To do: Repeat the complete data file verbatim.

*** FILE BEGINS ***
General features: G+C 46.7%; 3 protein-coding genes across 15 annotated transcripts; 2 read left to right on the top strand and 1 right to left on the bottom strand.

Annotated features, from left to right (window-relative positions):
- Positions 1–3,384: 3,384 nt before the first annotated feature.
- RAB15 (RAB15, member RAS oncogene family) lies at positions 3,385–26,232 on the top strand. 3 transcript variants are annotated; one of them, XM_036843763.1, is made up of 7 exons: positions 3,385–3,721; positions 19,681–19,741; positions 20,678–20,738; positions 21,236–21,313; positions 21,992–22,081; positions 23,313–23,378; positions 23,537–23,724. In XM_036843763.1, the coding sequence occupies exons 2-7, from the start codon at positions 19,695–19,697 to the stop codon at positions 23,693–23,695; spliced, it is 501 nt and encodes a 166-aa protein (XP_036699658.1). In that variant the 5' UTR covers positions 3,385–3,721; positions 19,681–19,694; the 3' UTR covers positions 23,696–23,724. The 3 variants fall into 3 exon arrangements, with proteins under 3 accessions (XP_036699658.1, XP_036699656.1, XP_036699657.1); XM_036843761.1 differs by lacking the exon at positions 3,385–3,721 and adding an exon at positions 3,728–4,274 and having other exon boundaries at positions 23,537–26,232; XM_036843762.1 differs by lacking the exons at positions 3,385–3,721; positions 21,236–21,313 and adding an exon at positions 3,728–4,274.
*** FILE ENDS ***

General features: G+C 46.7%; 3 protein-coding genes across 15 annotated transcripts; 2 read left to right on the top strand and 1 right to left on the bottom strand.

Annotated features, from left to right (window-relative positions):
- Positions 1–3,384: 3,384 nt before the first annotated feature.
- RAB15 (RAB15, member RAS oncogene family) lies at positions 3,385–26,232 on the top strand. 3 transcript variants are annotated; one of them, XM_036843763.1, is made up of 7 exons: positions 3,385–3,721; positions 19,681–19,741; positions 20,678–20,738; positions 21,236–21,313; positions 21,992–22,081; positions 23,313–23,378; positions 23,537–23,724. In XM_036843763.1, the coding sequence occupies exons 2-7, from the start codon at positions 19,695–19,697 to the stop codon at positions 23,693–23,695; spliced, it is 501 nt and encodes a 166-aa protein (XP_036699658.1). In that variant the 5' UTR covers positions 3,385–3,721; positions 19,681–19,694; the 3' UTR covers positions 23,696–23,724. The 3 variants fall into 3 exon arrangements, with proteins under 3 accessions (XP_036699658.1, XP_036699656.1, XP_036699657.1); XM_036843761.1 differs by lacking the exon at positions 3,385–3,721 and adding an exon at positions 3,728–4,274 and having other exon boundaries at positions 23,537–26,232; XM_036843762.1 differs by lacking the exons at positions 3,385–3,721; positions 21,236–21,313 and adding an exon at positions 3,728–4,274.